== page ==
Eurozone: ECB pushes back possible rate hike at June meeting
June 6, 2019
The European Central Bank (ECB) turned more dovish at its June monetary policy, responding to the bloc’s softer growth momentum. The ECB pushed back the timing of a rate hike and left interest rates at record-low levels: The refinancing rate sits at 0.00%; the marginal lending rate at 0.25%; and deposit facility rate at minus 0.40%. In addition, the ECB revealed some details on the new series of longer-term refinancing operations (TLTRO-III), a series of seven quarterly two-year loans to banks that will start in September.
Anxieties over the state of the Eurozone’s economy and modest inflation prompted the ECB to soften its tone in June. While GDP grew a healthy 0.4% quarter-on-quarter in Q1, higher frequency data has pointed to weak momentum in the second quarter and the tense geopolitical scene has drummed up fears of a slowdown for the export-oriented Eurozone economy. The ECB made modest revisions to its growth forecasts, revising growth up a notch for 2019 to 1.2% (previous: 1.1%), but trimming the outlook for 2020 and 2021 to 1.4% growth in both years (previous: 2020: 1.6%; 2021: 1.5%).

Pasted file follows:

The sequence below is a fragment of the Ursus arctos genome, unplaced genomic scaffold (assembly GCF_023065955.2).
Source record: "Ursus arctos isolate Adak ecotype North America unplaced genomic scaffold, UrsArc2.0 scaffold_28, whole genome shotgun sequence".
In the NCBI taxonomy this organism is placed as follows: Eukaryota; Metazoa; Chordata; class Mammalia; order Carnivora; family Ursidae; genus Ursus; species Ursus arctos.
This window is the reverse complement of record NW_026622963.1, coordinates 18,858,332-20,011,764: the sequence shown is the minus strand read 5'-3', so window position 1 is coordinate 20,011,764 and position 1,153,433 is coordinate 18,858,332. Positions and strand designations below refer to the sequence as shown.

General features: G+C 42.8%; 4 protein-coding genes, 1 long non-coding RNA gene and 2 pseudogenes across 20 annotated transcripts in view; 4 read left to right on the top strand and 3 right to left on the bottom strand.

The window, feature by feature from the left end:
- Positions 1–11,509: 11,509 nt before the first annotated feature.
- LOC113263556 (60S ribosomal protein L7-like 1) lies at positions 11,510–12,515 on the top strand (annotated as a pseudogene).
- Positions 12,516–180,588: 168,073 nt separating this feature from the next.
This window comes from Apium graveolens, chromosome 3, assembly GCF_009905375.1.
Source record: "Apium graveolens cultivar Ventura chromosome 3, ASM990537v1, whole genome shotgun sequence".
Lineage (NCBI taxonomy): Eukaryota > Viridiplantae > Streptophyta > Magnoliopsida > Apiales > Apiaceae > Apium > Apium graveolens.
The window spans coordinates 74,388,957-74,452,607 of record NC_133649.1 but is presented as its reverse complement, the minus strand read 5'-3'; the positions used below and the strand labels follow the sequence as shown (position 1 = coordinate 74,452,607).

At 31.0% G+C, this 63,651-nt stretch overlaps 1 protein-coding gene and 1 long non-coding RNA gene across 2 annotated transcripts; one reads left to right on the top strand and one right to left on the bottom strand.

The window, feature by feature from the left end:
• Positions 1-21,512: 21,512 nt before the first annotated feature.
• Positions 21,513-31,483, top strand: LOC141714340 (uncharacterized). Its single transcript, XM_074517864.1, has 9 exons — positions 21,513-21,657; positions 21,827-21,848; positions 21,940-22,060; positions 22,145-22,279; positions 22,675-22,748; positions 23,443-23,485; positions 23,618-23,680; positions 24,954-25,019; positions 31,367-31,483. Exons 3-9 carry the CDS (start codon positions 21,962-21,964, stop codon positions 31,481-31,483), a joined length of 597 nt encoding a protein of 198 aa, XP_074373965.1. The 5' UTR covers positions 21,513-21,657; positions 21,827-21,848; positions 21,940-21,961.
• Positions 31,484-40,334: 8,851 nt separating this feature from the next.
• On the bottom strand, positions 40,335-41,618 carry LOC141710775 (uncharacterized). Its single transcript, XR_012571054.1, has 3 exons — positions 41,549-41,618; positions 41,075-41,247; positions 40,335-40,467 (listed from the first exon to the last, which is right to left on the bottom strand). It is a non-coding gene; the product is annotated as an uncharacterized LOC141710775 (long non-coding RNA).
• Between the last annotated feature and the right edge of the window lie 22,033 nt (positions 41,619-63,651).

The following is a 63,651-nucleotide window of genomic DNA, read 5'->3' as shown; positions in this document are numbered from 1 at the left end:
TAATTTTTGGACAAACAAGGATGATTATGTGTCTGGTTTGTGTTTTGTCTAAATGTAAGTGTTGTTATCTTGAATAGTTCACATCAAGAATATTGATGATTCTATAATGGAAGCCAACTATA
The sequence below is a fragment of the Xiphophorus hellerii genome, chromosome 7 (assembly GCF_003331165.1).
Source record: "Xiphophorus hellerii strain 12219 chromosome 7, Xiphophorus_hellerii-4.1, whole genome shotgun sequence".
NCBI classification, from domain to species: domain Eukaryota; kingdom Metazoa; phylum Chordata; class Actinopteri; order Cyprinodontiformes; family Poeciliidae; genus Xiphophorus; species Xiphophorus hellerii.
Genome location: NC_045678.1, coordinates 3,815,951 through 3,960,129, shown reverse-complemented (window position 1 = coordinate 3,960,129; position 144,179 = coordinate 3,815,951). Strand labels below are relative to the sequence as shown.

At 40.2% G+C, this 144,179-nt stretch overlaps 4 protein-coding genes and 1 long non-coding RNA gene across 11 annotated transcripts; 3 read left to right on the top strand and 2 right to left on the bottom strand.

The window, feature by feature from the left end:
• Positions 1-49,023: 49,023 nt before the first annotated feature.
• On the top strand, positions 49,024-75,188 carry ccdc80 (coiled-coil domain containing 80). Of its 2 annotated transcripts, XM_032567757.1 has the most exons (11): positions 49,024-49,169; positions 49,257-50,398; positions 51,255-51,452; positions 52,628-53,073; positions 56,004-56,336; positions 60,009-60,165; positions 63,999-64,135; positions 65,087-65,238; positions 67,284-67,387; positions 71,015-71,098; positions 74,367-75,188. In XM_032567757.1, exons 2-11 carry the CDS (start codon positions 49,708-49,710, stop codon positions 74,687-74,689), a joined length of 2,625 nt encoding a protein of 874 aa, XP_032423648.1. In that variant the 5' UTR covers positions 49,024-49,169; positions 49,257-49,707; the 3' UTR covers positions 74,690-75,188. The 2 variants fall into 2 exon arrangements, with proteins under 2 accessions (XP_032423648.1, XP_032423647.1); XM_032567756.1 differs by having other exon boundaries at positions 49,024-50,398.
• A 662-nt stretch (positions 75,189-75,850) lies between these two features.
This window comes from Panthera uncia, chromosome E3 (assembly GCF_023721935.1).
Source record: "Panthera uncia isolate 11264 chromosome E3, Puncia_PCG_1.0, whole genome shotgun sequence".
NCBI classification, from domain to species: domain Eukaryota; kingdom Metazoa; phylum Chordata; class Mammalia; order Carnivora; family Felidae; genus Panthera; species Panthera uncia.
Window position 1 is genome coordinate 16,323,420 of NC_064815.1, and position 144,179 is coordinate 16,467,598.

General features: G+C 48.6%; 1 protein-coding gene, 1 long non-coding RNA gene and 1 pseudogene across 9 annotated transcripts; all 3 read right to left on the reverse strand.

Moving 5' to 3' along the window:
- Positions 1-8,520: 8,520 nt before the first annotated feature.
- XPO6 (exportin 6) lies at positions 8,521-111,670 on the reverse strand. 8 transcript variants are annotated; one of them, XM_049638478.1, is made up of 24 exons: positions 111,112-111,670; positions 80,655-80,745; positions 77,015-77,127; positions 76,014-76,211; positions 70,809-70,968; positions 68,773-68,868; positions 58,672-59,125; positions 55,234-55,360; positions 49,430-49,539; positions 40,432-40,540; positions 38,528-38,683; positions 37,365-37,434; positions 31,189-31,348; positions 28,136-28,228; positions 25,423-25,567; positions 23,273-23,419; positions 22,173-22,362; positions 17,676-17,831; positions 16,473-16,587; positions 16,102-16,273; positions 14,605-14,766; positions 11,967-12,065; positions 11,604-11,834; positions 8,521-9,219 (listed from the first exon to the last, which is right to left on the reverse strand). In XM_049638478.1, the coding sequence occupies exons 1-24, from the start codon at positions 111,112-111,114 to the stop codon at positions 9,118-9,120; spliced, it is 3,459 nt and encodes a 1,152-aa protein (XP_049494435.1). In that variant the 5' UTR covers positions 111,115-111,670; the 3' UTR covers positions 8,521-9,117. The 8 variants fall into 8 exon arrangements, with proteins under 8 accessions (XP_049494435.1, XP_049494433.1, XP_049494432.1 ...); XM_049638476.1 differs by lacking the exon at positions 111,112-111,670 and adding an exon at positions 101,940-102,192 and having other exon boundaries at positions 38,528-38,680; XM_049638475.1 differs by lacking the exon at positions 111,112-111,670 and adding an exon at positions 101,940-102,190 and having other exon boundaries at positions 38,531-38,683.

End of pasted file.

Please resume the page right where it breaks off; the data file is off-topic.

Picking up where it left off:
Looking ahead, the ECB pushed back the timing of a possible rate hike, stating that key interest rates will “remain at their present levels at least through the first half of 2020” as opposed to “through the end of 2019” as previously stated. The Bank added that risks to growth remain titled to the downside and are largely related to external factors, such as rising protectionism. Notably, some market analysts have started to predict a possible cut in rates, especially if the Fed shifts to a more dovish stance and the trade war escalates.
Summarizing ING’s view, Petr Krpata, chief EMEA FX and interest rates strategist, noted:
“In our view, the ECB is as close as it gets to an interest rate cut. If the Fed is in a situation whereby it needs to cut interest rates (largely due to the trade war effect) it is likely that the ECB will deliver interest rate cuts as well. Should the global trade wars intensify by the end of June (ie, the US imposing tariffs on all Chinese exports) our economists don’t rule out an ECB cut already in the July ECB meeting (a modest cut of 10bp) before a tiering system is introduced in September (as the ECB will need more time to come up with details of the system) and an even larger cut being delivered then should it be necessary. This all can happen before President Draghi leaves office (his last meeting is in October).”